VPN can be of following types: REMOTE ACCESS SITE TO SITE REMOTE ACCESS Also called a virtual private dial-up network (VPDN), this is a user-to-LAN conn ection used by a company that has employees who need to connect to the private n etwork from various remote locations. Typically, a corporation that wishes to se t up a large remote-access VPN will outsource to an enterprise service provider (ESP). The ESP sets up a network access server (NAS) and provides the remote use rs with desktop client software for their computers. The telecommuters can then dial a toll-free number to reach the NAS and use their VPN client software to ac cess the corporate network. A good example of a company that needs a remote-access VPN would be a large firm with hundreds of sales people in the field. Remote-access VPNs permit secure, e ncrypted connections between a company's private network and remote users throug h a third-party service provider. SITE-TO-SITE Through the use of dedicated equipment and large-scale encryption, a company can connect multiple fixed sites over a public network such as the Internet. Site-t o-site VPNs can be either: Intranet-based - If a company has one or more remote locations that they wish to join in a single private network, they can create an intranet VPN to connect LA N to LAN. Extranet-based - When a company has a close relationship with another company (f or example, a partner, supplier or customer), they can build an extranet VPN tha t connects LAN to LAN, and that allows all of the various companies to work in a shared environment. The following is the examples of the three types of VPN. VPN TYPES 3. TUNELLING Virtual Private Network protect tunelled dat through a combination of encryption , mutual host authentcation and protocol tunelling. One of the most basic method of protecting transmitted data is encryption.This involves scrambling the trans mitted data using mathematical formula,so that even though the data transmission may be intercepted, it cannot be recovered without the correct key. Encryption can be either be hardware enabled through network devices like router s or through software.While in the case of software,encryption takes place when you correct through the tunneling protocol like PTTP,in the case of router encry ption it is performed on the fly. One of the biggest difficulty encountered over the Internet is identifying the p erson or a computer at the other end of the wire.This is addressed by the authen tication,a process where the two hosts verify eachother.This can be done through the X.2509 standard digital certificate which exchages electronic signatures be tween the two parties.This electronic signature is then verified by a trust thir d party,usually a public-certifying authority or the company`s own certificate s erver. Alternatively,the host can also verify each other using protocols like Secure Sh ell(SSH).In this case the hosts exchange two keys, a host key and a server key. The receiving computer compares the host key with the keys inthe database. If th e keys chacks out, the computer at the other end is validated as a genuine case. The PC then generates a session key using the host an the server key which is us ed to encrypt data transmission between the two computers.To ensure a high level of protection,the server key is changed on an hourly basis. Finally there is a protocol tunneling. When data is transmitted on a network in the form of packets, the header-which gives information on the packet source, de stination and number of packets transmitted- is in text format. The information can be used by hackers to gain access to either the system or the data being tra nsmitted. Protocol tunneling takes data packets, encrypts them and then encapsul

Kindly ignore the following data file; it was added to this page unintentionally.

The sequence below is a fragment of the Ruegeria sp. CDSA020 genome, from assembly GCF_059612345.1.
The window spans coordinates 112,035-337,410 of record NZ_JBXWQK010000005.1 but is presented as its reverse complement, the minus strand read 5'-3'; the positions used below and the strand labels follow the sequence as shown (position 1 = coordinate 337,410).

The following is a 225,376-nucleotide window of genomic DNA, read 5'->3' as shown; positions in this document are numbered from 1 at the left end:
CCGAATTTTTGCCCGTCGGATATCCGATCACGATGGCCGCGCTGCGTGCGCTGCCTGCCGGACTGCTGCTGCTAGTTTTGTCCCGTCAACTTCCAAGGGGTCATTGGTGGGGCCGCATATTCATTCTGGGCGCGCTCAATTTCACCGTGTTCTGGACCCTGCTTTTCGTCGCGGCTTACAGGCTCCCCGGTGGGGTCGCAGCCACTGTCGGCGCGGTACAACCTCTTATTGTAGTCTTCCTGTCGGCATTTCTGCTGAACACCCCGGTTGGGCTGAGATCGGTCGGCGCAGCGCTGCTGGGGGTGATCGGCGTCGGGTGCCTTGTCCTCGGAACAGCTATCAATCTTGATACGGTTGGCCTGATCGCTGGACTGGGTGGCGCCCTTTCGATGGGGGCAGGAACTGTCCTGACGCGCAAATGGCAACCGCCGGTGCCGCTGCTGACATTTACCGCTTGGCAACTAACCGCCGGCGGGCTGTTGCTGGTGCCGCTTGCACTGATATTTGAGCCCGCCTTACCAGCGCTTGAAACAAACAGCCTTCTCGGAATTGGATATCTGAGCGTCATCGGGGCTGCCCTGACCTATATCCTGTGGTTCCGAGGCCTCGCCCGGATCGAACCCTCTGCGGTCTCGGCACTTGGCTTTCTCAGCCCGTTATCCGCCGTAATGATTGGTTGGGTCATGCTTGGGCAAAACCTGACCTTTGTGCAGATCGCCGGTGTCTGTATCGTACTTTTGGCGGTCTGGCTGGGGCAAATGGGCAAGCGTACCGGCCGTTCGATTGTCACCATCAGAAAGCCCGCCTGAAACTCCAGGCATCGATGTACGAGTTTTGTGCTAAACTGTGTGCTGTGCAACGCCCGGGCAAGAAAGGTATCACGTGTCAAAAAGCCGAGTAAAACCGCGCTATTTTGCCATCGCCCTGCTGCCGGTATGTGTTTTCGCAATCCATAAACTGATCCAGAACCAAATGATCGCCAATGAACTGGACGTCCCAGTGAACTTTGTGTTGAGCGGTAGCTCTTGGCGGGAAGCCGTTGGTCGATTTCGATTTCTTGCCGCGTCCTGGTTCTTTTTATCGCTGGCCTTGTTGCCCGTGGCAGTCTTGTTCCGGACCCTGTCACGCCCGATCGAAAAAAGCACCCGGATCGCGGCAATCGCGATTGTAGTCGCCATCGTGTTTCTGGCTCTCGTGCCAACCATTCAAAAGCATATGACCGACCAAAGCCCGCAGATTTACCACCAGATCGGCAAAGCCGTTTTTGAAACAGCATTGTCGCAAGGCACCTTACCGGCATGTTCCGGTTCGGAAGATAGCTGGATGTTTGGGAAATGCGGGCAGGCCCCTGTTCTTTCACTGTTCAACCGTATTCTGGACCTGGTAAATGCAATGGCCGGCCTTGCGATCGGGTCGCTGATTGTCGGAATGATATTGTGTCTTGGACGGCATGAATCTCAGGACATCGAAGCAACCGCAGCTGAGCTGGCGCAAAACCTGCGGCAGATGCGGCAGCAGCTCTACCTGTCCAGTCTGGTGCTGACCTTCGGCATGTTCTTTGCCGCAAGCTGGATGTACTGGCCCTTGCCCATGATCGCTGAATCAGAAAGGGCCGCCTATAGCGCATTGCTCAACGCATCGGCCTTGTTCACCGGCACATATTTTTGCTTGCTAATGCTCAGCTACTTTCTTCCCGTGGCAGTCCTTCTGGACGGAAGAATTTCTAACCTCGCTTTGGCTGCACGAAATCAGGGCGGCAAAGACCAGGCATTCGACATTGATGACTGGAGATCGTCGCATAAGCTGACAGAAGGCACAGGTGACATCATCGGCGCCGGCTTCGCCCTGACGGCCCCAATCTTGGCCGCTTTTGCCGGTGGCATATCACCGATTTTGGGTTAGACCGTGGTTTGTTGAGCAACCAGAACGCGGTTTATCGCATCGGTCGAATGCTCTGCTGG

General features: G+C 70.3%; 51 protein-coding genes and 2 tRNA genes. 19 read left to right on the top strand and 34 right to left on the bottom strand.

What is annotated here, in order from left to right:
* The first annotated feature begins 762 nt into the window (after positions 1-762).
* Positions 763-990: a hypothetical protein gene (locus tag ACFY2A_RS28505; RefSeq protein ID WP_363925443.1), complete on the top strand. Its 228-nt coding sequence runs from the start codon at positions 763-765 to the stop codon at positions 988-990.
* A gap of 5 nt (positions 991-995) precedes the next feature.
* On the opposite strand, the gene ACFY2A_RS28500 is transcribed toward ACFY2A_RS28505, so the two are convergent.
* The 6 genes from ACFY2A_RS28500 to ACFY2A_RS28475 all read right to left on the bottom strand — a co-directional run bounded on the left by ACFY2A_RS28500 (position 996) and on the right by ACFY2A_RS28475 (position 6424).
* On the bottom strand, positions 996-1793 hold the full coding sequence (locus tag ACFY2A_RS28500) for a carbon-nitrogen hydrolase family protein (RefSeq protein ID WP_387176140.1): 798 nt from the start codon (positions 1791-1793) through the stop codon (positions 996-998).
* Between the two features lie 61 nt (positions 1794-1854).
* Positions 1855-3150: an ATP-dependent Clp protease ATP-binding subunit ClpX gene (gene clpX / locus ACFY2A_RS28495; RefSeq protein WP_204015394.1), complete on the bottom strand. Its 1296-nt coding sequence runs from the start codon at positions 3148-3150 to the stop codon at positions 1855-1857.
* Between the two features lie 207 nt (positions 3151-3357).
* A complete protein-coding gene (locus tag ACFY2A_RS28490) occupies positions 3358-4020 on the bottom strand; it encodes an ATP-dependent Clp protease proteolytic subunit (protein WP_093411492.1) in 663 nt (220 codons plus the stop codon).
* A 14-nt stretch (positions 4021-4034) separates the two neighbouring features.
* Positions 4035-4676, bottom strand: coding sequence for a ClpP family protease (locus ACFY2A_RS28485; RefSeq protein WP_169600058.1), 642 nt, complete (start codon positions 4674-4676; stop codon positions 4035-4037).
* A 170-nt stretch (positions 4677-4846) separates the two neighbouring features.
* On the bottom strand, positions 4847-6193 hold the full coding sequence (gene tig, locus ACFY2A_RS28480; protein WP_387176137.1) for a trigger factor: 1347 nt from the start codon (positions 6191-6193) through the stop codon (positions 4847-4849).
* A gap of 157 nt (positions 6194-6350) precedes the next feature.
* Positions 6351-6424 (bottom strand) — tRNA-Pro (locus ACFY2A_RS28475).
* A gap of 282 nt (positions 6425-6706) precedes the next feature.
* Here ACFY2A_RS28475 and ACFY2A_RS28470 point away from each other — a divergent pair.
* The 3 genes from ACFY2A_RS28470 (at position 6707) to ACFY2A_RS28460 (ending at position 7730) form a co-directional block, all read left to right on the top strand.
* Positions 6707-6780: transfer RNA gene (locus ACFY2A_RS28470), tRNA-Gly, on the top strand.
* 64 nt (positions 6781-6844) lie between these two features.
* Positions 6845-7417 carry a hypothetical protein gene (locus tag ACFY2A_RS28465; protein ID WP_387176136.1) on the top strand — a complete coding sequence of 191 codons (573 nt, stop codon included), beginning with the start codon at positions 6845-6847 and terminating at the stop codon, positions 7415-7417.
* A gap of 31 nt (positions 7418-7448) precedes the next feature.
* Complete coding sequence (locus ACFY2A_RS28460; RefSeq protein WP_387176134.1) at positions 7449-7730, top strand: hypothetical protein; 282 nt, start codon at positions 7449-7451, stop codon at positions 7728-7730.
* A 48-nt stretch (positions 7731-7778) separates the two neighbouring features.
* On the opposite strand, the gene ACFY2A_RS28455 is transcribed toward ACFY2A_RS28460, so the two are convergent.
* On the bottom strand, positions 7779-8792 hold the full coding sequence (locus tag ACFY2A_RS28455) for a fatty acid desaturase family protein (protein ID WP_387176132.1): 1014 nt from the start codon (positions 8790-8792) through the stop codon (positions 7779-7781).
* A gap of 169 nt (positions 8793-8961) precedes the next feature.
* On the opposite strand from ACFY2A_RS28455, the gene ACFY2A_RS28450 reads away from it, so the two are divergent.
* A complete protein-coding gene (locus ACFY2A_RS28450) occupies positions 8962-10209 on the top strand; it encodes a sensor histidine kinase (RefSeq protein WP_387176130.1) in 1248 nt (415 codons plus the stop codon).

ates them again in another clear text packet. This ensures that even if data tra nsmission is intercepted the original header information is not available.Once t hese packets reach their destination,a router equipped with encryption and decry ption capabilities decrypts the packet restoring the original data packets. PRIVATE NETWORKS The too old trend or large companies to have own fully private dial in networks(com ly with modem banks, access servers and technical service personnel deployed at each company sites is being reversed as the ubiquitious presence of Internet acc ess site makes it attractive to use the resources offered by the Internet servic e providers(ISP).Such outsourcing allows employees to dial-in to an access serve r at a nearby ISP site and send packets over the Internet router for delivery to their Co. home networks. The very router vendor who provide VPN tunnels between permanent Co. sites are also competing for the oppurtuinity to provide VPN tunn els for dial-in users as well.But they are handicapped in the solution they can offer because they model tunnels as router-to-router constructs though there`s n o router at the user end.If these vendors are to have a share in the outsourcing of a company`s dial-in service,this has to be achieved using one of the followi ng models: Outsource a private site Share an outsourced site Outsource a private access server Share an access server OUTSOURCE A PRIVATE SITE A company desiring to outsource its access responsibility can ask an ISP to mana ge a site for it.ISPs themselves generally put their own dial-up equipment in th e locations are termed as points of presence(POP).Under this model,a company may enter into a contract with the ISP to establish private POPs for its employees. This really moves the company`s private dial-up equipment to the site which is m anaged by the ISP. If the resources of a POP are dedicated to a single company, then the POP is not different from a remote company site, and therefore the same routing equipment used at the company`s headquarters can be used at the POP. Since the site is pri vate, all packets at the site can be in the clear. Tunnels only run between the router at the POP and the router at the company`s headquarters. This approach offloads the access responsibility to the ISP, but it is likely to be more expensive than any other option because equipment cost are not shared. It has the further disadvantage that it require private facilities at as many PO P as needed to provide local access to employees. Such an arrangement also locks employees. Finally, an ISP has to manage a list of authorized user name and password on beh alf of the company to help control access to the private site.All this necessita tes that a very close relationship exists between the outsourcing company and th e ISP for this model to succeed.In this model,if the company employees want to s imultaneously access company and Internet resources,they tunnel to the company , and then venture out to the Internet as though they were initiating contact from their place of work. SHARE AN OUTSOURCED SITE This model is an extension of the previous one in that a number of companies ent er into a contract with an ISP to avail of the latters access service not privately , but in a shared manner. The major benefit, of course. is the resulting cost sa ving for the outsourcing company. In this model, we presume that each company us ing the shared site provides a router to tunnel its private traffic back to its headquarters. If the equipment at the POP is not dedicated to a single company, the shared acc ess server and LAN element need to be trusted, since company packets will be vul nerable on their way to and from the companys dedicated router. Such packets are ex posed to ISP personnel at the site, and are subject to routing misadventures tha t expose them more generally to the entire Internet, and in particular to other companies who have their own encrypting routers on the POPs shared LAN. If access s ervers are shared then user and password databases will be co-mingled at the sit